Observer Cabin Porch

Wakely Mountain Fire Tower

A modest hike past a backwoods pond to a remote fire tower.

Note: As of July 2018, the trail and tower are back open to the public, following structural repair work. In December 2016, the fire tower was found structurally unsafe and both the tower and eventually trail were closed.

Hidden away in the south-central Adirondacks is one of the largest Adirondack Fire Towers still standing and due to recent restoration efforts, it is safely climbable too.  At an impressive 70 feet, those scared of heights need not apply.   After a dizzying 11 flights of stairs, full 360 degree views show distant places such as Blue Mountain, the High Peaks, Indian Lake, and more.


Trailhead (3.2 miles):  From the 20-car trailhead on Cedar River Rd, the trail begins by following  a slightly uphill former Jeep trail.  After two miles and 500 feet in elevation a spur trail leads to a back country pond, which is a good time to take a break.

From the pond, the trail begins to head northwest up the mountain, getting much steeper.   The remaining 1.2 miles climbs 1100 feet to the 3744 foot summit.

Expect your hike to be quiet, except on nice weekend/holidays where you will pass a handful of other hikers.  This is one of the least-hiked fire towers in the Adirondacks.

No views from base of tower.  Return the same way. Hiking Time: 3 hours at a relaxing pace.

Wakely Mountain Map
Wakely Mountain Map


Wakely’s prominence in the southern mountains made it an excellent candidate for a fire tower.  In 1911 a wooden tower was built on the summit.  This temporary structure was replaced with a 70 foot AerMotor LL25 tower.  This is the cabin that still stands today.

One of the unique artifacts of this tower was that is was one of the first ten built in the Adirondack Park.  The towers were adapted from windmills, which did not need daily access, and had a vertical ladder on the outside of the tower.  All later towers across the park were built with the standard staircase we now see.  The original ten were eventually refitted with “modern” stairs (1930), but only this tower still has the original vertical staircase attached.  The lower section was removed to prevent climbing.

Wakely is the tallest of the original ten LL25 steel towers and the third tallest tower still standing (fourth ever).

There has been three cabins built for an observer, with the current cabin built in 1972-1973.  The 25′ x 25′ helicopter landing platform was built to assist with the 1972 cabin installation.

Recently, Friends of Wakely Mountain have assisted in rehabilitating the tower and site.  Also a radio repeater and solar panels have been attached to the tower.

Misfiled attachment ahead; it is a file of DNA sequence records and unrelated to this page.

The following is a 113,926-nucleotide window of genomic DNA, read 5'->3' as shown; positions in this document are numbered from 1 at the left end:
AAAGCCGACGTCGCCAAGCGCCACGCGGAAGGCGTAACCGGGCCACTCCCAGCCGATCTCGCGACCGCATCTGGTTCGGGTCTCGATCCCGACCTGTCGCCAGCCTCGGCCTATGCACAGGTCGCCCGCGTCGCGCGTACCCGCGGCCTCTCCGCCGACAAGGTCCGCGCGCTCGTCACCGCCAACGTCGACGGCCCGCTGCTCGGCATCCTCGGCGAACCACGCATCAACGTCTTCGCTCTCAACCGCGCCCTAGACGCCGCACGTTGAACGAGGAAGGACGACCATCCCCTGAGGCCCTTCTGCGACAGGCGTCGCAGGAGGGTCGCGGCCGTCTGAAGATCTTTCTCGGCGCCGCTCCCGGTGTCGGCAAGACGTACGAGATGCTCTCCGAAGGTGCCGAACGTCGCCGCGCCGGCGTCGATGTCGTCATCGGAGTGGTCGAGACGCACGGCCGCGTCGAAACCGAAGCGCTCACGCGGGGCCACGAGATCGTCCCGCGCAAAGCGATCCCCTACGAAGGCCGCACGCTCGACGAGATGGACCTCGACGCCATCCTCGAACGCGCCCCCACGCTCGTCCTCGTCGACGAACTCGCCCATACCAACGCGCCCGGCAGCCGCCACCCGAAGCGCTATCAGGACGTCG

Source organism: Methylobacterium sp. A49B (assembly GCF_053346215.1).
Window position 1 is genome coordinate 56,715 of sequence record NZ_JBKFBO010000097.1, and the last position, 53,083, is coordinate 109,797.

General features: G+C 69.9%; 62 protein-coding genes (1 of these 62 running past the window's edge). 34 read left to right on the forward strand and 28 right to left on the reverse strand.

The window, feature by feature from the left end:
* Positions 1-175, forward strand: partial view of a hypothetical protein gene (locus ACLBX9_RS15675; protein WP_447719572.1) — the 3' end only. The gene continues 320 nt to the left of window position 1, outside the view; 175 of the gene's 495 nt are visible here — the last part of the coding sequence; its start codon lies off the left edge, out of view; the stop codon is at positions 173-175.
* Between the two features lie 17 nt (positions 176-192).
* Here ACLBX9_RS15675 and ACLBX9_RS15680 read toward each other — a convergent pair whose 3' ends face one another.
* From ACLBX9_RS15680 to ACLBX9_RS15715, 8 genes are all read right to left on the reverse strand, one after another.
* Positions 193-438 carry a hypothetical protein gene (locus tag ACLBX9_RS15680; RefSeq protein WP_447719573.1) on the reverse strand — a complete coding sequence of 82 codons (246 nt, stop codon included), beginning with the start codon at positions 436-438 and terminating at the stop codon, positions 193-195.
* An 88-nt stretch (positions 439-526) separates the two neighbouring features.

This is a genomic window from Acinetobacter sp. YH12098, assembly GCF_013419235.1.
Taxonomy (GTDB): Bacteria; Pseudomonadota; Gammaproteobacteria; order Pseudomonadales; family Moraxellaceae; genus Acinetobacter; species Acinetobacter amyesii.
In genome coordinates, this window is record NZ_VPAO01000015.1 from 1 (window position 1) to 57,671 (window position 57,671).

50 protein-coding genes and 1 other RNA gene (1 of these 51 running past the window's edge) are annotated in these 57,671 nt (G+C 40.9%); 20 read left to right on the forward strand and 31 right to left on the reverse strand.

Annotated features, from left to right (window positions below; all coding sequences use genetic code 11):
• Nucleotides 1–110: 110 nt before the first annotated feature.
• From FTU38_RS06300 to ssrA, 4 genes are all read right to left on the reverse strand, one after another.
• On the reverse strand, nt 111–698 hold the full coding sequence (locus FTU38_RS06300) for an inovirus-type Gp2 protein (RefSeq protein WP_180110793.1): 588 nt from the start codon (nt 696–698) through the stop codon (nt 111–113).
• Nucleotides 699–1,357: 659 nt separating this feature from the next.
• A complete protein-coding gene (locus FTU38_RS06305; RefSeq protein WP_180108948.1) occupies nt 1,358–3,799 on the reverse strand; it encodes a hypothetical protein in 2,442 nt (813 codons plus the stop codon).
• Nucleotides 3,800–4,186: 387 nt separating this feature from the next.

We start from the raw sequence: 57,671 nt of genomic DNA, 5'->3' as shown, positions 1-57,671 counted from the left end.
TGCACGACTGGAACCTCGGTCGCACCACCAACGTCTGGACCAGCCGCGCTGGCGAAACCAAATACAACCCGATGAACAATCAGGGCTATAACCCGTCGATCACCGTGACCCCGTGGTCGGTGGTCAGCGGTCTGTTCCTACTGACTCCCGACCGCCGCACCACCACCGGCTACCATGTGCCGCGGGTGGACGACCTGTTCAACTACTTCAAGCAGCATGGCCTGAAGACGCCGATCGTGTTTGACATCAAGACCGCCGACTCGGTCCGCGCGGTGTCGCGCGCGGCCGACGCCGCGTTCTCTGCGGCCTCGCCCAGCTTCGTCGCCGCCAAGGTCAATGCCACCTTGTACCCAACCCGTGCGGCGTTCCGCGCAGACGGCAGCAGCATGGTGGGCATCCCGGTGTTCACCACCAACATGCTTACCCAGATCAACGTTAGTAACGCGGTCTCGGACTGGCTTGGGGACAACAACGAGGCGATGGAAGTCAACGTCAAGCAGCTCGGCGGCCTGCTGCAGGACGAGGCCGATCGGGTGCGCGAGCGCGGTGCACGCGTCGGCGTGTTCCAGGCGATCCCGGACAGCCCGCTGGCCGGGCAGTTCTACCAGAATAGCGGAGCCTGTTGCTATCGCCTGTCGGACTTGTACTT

See also

  • Cedar River Headquarters
  • Cedar River Flow
  • The Adirondack Fire Tower Challenge

Trailhead Directions

This very remote trailhead is difficult to get to and uses seasonal roads.  Bring a map.

From East/South: Coming from the hamlet of Indian Lake, take NY-28 N/NY-30 S/State Hwy 30 S for 2.1 miles west out of town.  Turn left on Cedar River Road (across from Cedar River Golf Course). It is another 12 miles to the trailhead.  If you reach the Cedar Flow Dam area, known as “Headquarters”, you’ve gone slightly too far.

From West: Coming from Blue Mountain Lake, take NY-28 N/NY-30 S/State Hwy 30 S for 9 miles and turn right on Cedar River Road (across from Cedar River Golf Course). It is another 12 miles to the trailhead.  If you reach the Cedar Flow Dam area, known as “Headquarters”, you’ve gone slightly too far.

From West (Alternative): An alternative route though Moose River Recreation Area is possible, but follows a slow, 4×4 dirt road for over 20 miles.  Enter the Moose River Recreation Area in Inlet, just north of 5th lake, Limekiln Rd.  Follow it to the end at Cedar River Flow (“Headquarters”).  From here it is about 0.2 miles along Cedar River Road to the trailhead.

GPS Address: 43.731061, -74.472622  – Be careful if coming from the west that it does not take you through the Moose River Recreation Area, unless that is your plan.


No designated sites along the trail or on summit. Either create a legal site in the woods (150 feet from trail and water) stay at nearby hotel or campground.

Nearby (south of trailhead) is Cedar River Headquarters, with many car camping sites.


The hike is reasonably long and the last part is steep, but has few difficult scrambles and cliffs.  Most active kids should make it to the top if taken slowly. Caution should be exercised if climbing the fire tower — it is tall!


Bring them. It is a moderately-long hike with few cliffs and scrambles.

What to bring

Water, lunch and a jacket for the summit.

Winter Concerns

Cedar River Road is a seasonal road and winter access is difficult.

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